When do front teeth or incisors erupt?

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When do front teeth or incisors erupt?

What are the front teeth called?

Commonly speaking, front teeth are the four incisors at the top and bottom of the mouth. The baby’s first tooth is a front tooth that comes out in their gums. More often, it is the mandibular central incisor. Therefore, it is the first part of the beginning of the eruption process of milk teeth.

The appearance of teeth in babies is a process that marks several milestones in their early development. The front teeth in the mouth are the most visible when smiling. As they grow, babies need to divide food into smaller pieces. Therefore, when mandibular and maxillary lateral incisors also appear, incisors become an essential part of the tearing food process.

Undoubtedly, babies move from being infants to exploring solid foods and other textures. The eruption of incisor teeth helps them crush and grind food in different ways, which is important for eating.


When does a baby’s front teeth erupt?

Front teeth eruption or the appearance of the first incisor tooth usually begins sometime around 6 months of age. However, it is important to keep in mind that each baby is unique and the exact timing may vary. Some babies may experience the eruption of the first incisor tooth before or after 6 months.

Furthermore, teeth may even develop in some babies at birth. Nevertheless, this is not common.


What are incisor teeth?

Front teeth are as important as every other type of teeth in the mouth. Incisors are flat with a thin edge having a fundamental role in food biting. In other words, incisors are sharp teeth at the front of the mouth helping nourishing human beings.


What is the purpose of the incisors?

In summary, incisors teeth functions include:

a) tearing food and cutting it into smaller pieces

b) helping to pronounce words, and

c) supporting the lips.


Why do front teeth separate?

Separated front teeth, creating a space called diastema, or gapped teeth is usually a positive factor with milk teething. Normally, this feature between the two upper central front teeth will allow space for the permanent teeth. Permanent maxillary central incisors appear around the age of 7 years.

On the other hand, in adult teeth, separated front teeth may need orthodontic treatment. One cause of gapped teeth is disproportion between the teeth and the size of the upper jaw bone. However, sometimes the use of invisible orthodontics is enough in these cases. Another possible cause of diastema can be a hypertrophic labial frenulum.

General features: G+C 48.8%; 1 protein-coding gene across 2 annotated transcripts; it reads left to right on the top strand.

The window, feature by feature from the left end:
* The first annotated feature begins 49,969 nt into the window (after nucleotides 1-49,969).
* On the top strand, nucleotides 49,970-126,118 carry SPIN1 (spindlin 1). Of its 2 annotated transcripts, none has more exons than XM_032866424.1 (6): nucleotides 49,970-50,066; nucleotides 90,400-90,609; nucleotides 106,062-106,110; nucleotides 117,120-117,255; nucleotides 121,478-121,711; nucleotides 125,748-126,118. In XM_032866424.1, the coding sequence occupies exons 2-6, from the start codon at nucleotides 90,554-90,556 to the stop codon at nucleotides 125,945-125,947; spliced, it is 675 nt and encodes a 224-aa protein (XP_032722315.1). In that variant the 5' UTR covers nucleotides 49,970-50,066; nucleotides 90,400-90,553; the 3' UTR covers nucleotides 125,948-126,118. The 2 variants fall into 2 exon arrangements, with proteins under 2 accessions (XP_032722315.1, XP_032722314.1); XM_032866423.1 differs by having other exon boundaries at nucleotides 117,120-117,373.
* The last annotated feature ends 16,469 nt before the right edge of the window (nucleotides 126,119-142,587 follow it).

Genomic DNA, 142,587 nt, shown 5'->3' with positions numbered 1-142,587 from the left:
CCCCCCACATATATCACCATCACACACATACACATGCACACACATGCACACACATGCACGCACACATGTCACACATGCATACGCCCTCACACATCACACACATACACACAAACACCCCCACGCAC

How many teeth does the temporary dentition have?

Generally, baby teeth, also known as primary or temporary teeth, begin to erupt between 6 and 12 months of age. This eruption process will continue throughout the baby’s first three years of life.

In short, the primary dentition will eventually consist of twenty teeth. The last temporary teeth will remain in the child’s mouth until the age of 12 years approximately. Let us remember that permanent teeth are thirty-two, including permanent molars and wisdom teeth.


In summary, the temporary dentition has different types of teeth. The lower central incisors are usually the first teeth to erupt.

The upper central incisors normally follow these. Then the upper and lower, or maxilar and mandibular lateral incisors. As the baby grows, the back teeth, such as canines and primary molars, will also begin to erupt.


How to minimize pain of my baby’s teething?

Finally, tooth eruption can be an uncomfortable process for some babies. This occurs because irritability, excessive drooling, gum disease such as reddening, and even difficulty in sleeping can go along it.

Therefore, to alleviate pain and discomfort, parents can offer safe objects to bite on. We recommend relieving pain with chilled teething rings, and gently rubbing the baby’s gums with a clean, cold finger. Several paediatric dentistry organizations, such as the American Academy of Pediatric Dentistry, recommend this.


In conclusion, the eruption of incisors and other primary teeth in infants is a progressive process. Moreover, it is a natural occurrence in the first few years of life.

Certainly, parents and caregivers can provide support during this process. They usually provide measures to alleviate discomfort and ensure good oral hygiene from an early age.



Boj JR, Cortés O, González P, Ferreira L. Odontopediatría Clínica. México DF. Odontología Books, 2018.

Boj JR, Cortés O, Hernández M, González P. Odontopediatría: Dudas y Aclaraciones. México DF. Odontología Books, 2019.

Boj JR, Català M, Mendoza A, Planells P, Cortés O. Odonto Pediatría, Bebés, Niños y Adolescentes. México. Odontología Books, 2019.

Boj JR, Auría B, Cortés O, Stucchi C, González P, Espasa E. Formación clínica en Odontopediatría. Barcelona. Editorial Universidad de Barcelona, 2021.

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